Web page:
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What it means for humans when AI-powered programs fail

Machine learning still has a way to go, but it can be a learning experience for its human creators, too

Having your podcast automatically download or checking Waze for the best route home have become second nature. Artificial intelligence (AI) and machine learning are woven into the fabric of our daily lives.

While we’d like to think AI is always reliable, computer glitches happen. Machine-led errors range in scope and scale, as do their implications. Recently, an employee was accidentally fired after the company’s computer system unintentionally terminated his contract. It took three weeks of human intervention to override the error.

Or take the case of Facebook’s chatbots. The company created AI that could converse with each other, but it wasn’t long before developers realized the bots developed their own secret language, which they were using. Developers shut them down.

“The point here is that AI is not only a particular technology, but that it always operates in particular contexts,” says Tero Karppi, University of Toronto assistant professor, lecturer for the Institute of Communication, Culture, Information and Technology, and Faculty of Information. “These contexts also matter what we define as failures and how severe or important we think those failures are, and how we measure them.”

He mentions driving directions given by navigation apps during the 2017 California wildfires. While the apps provided traffic-free routes, they also gave directions that led drivers into the fires.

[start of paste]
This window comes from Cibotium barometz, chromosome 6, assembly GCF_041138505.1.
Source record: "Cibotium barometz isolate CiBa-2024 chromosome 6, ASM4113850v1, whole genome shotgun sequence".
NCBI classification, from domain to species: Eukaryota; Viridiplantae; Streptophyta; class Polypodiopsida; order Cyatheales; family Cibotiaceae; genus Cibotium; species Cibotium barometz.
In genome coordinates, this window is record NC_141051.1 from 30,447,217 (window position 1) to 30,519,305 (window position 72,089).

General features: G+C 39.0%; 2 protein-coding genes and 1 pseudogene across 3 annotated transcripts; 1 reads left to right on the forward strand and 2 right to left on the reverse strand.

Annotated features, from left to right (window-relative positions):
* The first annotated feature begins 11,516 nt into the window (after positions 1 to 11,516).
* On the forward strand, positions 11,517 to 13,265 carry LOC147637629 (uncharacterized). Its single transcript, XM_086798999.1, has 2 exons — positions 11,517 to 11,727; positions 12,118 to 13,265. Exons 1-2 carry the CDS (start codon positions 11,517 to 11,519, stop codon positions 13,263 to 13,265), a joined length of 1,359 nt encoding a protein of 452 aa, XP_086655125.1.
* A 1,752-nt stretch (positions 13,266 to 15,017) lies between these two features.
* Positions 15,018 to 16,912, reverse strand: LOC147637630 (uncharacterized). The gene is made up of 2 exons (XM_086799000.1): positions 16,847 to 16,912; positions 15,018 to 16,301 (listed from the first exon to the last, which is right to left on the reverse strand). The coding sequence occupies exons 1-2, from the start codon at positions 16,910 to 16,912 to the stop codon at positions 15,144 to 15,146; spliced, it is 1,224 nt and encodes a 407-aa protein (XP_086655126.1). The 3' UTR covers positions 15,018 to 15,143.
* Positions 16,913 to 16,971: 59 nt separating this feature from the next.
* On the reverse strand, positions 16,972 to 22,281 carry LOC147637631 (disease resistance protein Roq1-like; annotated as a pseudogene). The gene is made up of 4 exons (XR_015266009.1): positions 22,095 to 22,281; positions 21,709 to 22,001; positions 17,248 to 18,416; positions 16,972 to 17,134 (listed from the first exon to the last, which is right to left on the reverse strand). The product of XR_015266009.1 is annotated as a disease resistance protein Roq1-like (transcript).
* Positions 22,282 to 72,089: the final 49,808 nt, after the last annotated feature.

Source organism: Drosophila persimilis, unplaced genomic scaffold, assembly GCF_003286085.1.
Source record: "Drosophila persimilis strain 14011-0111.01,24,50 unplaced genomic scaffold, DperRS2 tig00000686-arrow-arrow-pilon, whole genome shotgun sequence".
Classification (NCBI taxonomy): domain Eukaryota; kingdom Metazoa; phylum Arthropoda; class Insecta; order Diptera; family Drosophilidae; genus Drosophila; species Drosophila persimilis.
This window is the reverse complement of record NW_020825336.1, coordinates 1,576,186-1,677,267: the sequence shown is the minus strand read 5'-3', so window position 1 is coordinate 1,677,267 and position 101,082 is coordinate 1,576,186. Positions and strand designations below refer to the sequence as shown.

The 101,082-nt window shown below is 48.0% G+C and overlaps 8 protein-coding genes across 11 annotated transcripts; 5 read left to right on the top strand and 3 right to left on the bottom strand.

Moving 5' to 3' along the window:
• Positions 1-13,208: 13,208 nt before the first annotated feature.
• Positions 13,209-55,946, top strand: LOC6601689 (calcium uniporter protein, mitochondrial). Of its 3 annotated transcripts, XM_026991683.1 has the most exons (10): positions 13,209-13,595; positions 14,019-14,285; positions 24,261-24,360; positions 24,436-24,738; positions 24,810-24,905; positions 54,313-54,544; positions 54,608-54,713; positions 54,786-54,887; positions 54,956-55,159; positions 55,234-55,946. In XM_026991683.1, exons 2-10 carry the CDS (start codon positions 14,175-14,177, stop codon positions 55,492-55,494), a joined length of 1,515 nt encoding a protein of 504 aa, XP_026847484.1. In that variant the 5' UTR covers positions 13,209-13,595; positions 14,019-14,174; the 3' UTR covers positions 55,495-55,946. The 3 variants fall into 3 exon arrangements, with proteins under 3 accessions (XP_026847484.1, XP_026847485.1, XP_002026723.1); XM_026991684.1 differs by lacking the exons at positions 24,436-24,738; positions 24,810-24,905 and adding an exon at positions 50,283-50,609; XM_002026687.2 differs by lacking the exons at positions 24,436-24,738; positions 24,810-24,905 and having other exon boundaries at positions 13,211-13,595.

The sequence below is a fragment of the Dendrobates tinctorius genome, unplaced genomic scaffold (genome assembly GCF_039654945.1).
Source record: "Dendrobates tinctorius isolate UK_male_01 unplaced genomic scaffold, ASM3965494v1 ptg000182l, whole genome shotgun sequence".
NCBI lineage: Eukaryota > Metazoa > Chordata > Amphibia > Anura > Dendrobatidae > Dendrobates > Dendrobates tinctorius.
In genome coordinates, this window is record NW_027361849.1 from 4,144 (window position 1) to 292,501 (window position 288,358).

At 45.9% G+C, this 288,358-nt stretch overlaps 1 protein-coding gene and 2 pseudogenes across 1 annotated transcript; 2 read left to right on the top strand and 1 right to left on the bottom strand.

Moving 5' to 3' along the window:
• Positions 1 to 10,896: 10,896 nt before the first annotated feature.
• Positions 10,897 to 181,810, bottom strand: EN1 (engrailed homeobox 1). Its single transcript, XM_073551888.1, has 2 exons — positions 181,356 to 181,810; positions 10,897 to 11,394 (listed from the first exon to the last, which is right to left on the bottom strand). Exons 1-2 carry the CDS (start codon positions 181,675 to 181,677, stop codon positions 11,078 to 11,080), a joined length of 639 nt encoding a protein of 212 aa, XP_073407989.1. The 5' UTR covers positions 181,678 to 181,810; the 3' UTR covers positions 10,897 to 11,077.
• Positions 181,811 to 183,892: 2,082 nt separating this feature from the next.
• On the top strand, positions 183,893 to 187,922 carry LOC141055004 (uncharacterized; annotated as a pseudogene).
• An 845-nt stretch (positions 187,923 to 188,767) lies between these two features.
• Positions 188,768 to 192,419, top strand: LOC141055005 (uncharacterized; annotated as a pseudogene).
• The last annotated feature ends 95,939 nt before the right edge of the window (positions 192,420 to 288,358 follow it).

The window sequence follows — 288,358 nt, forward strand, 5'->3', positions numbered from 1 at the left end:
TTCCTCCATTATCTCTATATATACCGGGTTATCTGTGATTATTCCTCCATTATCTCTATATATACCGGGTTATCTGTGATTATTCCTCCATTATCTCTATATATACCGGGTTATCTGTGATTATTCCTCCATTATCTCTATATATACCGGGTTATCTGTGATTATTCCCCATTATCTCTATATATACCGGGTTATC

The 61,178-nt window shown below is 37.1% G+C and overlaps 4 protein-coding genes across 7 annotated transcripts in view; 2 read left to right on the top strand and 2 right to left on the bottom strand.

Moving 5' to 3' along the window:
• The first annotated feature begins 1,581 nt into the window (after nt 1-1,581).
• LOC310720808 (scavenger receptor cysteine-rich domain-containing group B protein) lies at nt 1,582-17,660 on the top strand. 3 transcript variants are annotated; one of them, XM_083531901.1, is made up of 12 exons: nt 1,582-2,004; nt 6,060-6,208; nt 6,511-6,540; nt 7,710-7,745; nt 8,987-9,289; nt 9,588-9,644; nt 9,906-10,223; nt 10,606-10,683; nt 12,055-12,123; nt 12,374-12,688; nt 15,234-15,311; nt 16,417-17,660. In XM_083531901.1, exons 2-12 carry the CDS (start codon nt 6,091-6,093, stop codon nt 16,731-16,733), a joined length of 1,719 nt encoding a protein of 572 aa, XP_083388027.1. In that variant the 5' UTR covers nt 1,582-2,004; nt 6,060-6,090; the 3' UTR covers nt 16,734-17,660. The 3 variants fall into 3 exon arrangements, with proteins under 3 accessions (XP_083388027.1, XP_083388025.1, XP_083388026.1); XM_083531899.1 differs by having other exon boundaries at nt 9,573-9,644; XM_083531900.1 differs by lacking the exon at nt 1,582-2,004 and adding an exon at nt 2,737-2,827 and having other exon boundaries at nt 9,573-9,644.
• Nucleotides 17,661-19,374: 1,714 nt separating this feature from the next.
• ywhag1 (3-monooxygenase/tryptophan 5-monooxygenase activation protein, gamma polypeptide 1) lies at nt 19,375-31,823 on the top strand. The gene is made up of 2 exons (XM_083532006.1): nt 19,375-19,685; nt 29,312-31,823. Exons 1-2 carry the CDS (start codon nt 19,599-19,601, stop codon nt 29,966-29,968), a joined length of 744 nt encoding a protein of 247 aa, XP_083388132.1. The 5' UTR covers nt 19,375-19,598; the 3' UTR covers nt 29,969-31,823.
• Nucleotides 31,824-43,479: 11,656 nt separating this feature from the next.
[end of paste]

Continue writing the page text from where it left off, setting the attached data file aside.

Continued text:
“Obviously there was no traffic there, but also the conditions were no longer safe, a fact that these systems were unable to calculate and process,” says Karppi. “These new technologies bring with them new failures that we never anticipated.”

Errors with AI often start at the coding level. Avery Swartz, entrepreneur and tech expert, explains how developers leverage existing software when building programs. “AI is only as good as the human that programs it, and only as good as the human that eventually determines the data it spits out,” she says.

One theory for combatting AI failure, she says, is to let machines make mistakes and learn from them, just as humans do.

Martin Lavoie, VP of sales and finance at Experience, one of Canada’s largest IT staffing firms, agrees. “As a human, if you make a mistake you just correct it, but in the AI world if the machine doesn’t learn how to correct their own mistakes then that creates more problems,” he says, also stressing the significance of proper coding. “At the base, it starts with the programming aspect. Machine learning is also coding. Everything goes to coding one way or another.”

AI is in its infancy, and like all new technology, this is where mistakes happen most. It’s not stable at the beginning and there is trial and error,” he says. “Eventually things will get smoother and companies will get more prepared. Companies that are already working in AI now are at tip of iceberg in technology, so they already know issues and are trying to prepare accordingly.”


CPA Canada will be releasing a primer on artificial intelligence this fall as well as a publication examining the impact AI may have on the profession. See how the organization is preparing members against AI error with the webinar Technology issues facing CPAs.